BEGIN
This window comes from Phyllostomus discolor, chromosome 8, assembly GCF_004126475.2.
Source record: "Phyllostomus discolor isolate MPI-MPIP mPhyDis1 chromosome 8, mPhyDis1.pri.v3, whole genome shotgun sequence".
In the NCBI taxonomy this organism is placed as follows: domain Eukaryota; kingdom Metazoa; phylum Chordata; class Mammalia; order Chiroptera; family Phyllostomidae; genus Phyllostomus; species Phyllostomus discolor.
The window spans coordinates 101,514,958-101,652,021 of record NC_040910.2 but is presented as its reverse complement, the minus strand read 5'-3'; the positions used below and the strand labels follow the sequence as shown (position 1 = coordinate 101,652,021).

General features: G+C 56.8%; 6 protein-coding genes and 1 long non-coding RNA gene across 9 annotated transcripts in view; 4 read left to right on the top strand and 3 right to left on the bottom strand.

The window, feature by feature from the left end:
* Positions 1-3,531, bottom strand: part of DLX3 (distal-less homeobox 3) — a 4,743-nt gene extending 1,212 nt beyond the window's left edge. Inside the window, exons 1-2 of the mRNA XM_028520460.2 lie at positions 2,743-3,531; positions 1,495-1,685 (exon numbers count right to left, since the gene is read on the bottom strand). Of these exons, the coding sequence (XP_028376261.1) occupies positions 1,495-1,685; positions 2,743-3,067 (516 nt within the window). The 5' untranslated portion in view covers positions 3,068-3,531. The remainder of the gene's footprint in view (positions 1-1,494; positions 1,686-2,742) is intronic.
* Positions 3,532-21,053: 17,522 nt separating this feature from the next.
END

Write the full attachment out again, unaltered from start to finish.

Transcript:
This window comes from Phyllostomus discolor, chromosome 8, assembly GCF_004126475.2.
Source record: "Phyllostomus discolor isolate MPI-MPIP mPhyDis1 chromosome 8, mPhyDis1.pri.v3, whole genome shotgun sequence".
In the NCBI taxonomy this organism is placed as follows: domain Eukaryota; kingdom Metazoa; phylum Chordata; class Mammalia; order Chiroptera; family Phyllostomidae; genus Phyllostomus; species Phyllostomus discolor.
The window spans coordinates 101,514,958-101,652,021 of record NC_040910.2 but is presented as its reverse complement, the minus strand read 5'-3'; the positions used below and the strand labels follow the sequence as shown (position 1 = coordinate 101,652,021).

General features: G+C 56.8%; 6 protein-coding genes and 1 long non-coding RNA gene across 9 annotated transcripts in view; 4 read left to right on the top strand and 3 right to left on the bottom strand.

The window, feature by feature from the left end:
* Positions 1-3,531, bottom strand: part of DLX3 (distal-less homeobox 3) — a 4,743-nt gene extending 1,212 nt beyond the window's left edge. Inside the window, exons 1-2 of the mRNA XM_028520460.2 lie at positions 2,743-3,531; positions 1,495-1,685 (exon numbers count right to left, since the gene is read on the bottom strand). Of these exons, the coding sequence (XP_028376261.1) occupies positions 1,495-1,685; positions 2,743-3,067 (516 nt within the window). The 5' untranslated portion in view covers positions 3,068-3,531. The remainder of the gene's footprint in view (positions 1-1,494; positions 1,686-2,742) is intronic.
* Positions 3,532-21,053: 17,522 nt separating this feature from the next.